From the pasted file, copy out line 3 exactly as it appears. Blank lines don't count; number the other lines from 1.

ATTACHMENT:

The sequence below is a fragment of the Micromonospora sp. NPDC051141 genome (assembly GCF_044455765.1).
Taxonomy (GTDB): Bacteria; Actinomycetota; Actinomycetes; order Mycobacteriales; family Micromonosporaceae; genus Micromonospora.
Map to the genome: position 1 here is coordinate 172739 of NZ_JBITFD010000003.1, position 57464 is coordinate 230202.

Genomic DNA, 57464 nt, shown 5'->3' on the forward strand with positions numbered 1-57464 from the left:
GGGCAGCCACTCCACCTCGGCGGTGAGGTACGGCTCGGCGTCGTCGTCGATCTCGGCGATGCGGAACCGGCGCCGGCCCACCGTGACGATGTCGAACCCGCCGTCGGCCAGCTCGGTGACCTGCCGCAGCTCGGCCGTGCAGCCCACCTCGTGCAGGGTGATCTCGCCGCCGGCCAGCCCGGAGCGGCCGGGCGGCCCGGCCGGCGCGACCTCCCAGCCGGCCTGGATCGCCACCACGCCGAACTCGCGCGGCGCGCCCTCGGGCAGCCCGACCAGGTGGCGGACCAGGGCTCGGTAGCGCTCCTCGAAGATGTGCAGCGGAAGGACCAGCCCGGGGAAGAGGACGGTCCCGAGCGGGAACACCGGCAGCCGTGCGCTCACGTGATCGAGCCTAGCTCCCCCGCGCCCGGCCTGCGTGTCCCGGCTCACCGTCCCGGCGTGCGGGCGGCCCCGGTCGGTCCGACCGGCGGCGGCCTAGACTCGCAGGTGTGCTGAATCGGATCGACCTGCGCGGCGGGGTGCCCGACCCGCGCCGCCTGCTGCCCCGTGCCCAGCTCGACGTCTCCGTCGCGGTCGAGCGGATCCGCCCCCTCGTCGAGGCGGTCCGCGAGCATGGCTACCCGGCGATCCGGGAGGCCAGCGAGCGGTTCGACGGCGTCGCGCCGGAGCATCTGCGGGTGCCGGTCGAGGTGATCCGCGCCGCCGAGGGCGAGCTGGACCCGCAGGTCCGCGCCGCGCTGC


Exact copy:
Map to the genome: position 1 here is coordinate 172739 of NZ_JBITFD010000003.1, position 57464 is coordinate 230202.